Part 6 is dedicated to the utilisation of the ship and is probably the most fundamental part. It is divided into four chapters. Chapter 1 governs ship chartering and is further divided into sections. The first section contains the general provisions on ship chartering and the subsequent sections outline the provisions governing each type of charter independently. The types of ship charter are bareboat charter, voyage charter, and time charter. Chapter 2 regulates the contract of carriage by sea. As practitioners in the industry would know, there are two kinds of contracts of carriage by sea, one for goods and one for persons. Two independent sections are dedicated to setting out the rules for each type of contract. Additionally, the new law introduces a new type of carriage regulated by section 3 of this chapter, which is maritime tourist transport. Finally, chapter 4 deals with towage, pilotage, and navigational aids.

Part 7 deals with marine accidents and aims to provide a comprehensive framework for investigating and managing such incidents. It builds upon and updates the provisions of the repealed 1981 laws. Conveniently, this part is structured in a logical and practical way reflecting the reality of measures taken against marine accidents. Chapter 1 defines marine collisions and outlines their consequences. Chapter 2 covers the process of maritime rescue operations. Chapter 3 focuses on the investigation of marine accidents and outlines the procedures to be followed. Chapter 4 addresses the provisions for general average losses. Finally, chapter 5 governs shipwrecks and sets out the obligations of all stakeholders in relation to these incidents.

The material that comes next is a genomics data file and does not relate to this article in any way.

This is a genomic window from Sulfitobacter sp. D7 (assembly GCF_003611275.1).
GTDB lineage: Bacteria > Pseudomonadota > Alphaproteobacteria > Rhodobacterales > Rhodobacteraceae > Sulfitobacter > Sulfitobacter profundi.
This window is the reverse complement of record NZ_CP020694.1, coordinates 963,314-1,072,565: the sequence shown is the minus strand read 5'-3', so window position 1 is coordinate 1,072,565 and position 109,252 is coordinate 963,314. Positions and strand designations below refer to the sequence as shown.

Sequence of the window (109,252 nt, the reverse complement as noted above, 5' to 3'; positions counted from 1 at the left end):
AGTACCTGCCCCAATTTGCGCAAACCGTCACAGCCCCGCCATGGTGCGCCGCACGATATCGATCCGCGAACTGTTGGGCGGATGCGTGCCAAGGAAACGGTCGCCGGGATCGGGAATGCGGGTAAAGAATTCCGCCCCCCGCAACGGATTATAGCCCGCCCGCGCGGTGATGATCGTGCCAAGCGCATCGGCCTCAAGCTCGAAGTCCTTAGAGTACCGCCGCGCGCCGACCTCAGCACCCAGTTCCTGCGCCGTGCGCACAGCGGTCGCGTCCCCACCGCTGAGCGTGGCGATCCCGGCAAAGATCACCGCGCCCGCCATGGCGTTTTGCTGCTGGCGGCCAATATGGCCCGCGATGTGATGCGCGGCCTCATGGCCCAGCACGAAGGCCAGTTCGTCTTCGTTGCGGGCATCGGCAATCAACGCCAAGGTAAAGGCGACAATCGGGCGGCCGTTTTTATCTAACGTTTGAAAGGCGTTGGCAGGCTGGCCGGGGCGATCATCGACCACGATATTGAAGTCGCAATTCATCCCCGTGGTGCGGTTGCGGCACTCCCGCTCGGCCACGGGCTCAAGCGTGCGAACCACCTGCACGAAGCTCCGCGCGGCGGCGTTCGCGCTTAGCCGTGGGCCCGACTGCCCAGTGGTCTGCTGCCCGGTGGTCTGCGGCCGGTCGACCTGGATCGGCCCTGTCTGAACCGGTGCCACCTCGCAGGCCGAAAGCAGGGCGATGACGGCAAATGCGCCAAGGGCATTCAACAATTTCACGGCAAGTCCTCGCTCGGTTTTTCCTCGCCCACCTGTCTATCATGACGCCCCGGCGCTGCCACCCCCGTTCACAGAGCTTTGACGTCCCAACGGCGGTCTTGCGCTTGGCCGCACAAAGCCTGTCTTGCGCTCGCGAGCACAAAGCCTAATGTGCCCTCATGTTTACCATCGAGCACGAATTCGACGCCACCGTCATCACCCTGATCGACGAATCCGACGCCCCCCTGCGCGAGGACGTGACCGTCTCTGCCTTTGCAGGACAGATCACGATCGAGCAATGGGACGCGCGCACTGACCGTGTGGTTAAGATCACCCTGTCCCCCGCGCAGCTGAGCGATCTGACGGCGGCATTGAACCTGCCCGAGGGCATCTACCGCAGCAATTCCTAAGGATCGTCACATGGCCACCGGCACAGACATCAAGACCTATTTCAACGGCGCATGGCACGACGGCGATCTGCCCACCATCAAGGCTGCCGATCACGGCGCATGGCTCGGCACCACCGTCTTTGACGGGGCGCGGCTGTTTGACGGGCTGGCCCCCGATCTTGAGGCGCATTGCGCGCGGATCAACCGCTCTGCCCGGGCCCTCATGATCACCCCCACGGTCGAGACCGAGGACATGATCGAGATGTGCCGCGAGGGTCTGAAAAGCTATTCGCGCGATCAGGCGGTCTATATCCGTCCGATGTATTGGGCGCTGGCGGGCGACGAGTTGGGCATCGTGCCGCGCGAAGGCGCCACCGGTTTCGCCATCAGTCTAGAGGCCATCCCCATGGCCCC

Part 8 pertains to marine insurance, this is a critical aspect of maritime transport that mitigates risks by ensuring that businesses operate with appropriate coverage. The part is divided into two chapters for ease of reference. Chapter 1 provides the requirements of insurance in general and comprises five sections. Section 1 outlines the necessary requirements of the insurance contract. Section 2 sets out the obligations of the insurer. Section 3 sets out the obligations of the insured. Section 4 covers the process for the settlement of damages. Finally, Section 5 closes out this part by defining the prescription period for lawsuits arising from the insurance contract. Chapter 2 focuses on specific provisions for different types of marine insurance, dedicating a section to each type, which are ship insurance, cargo insurance, and liability insurance.

Finally, Part 9 contains the punishments for violation of the law and governs the authority of the minister of MTCIT to determine administrative penalties. This part is also a step forward in modernising the law, as the previous laws did not have a section dedicated to punishments. The introduction of this part makes it easy to understand the consequences of violating the provisions of the law.

You can read the law in full in English on the link below: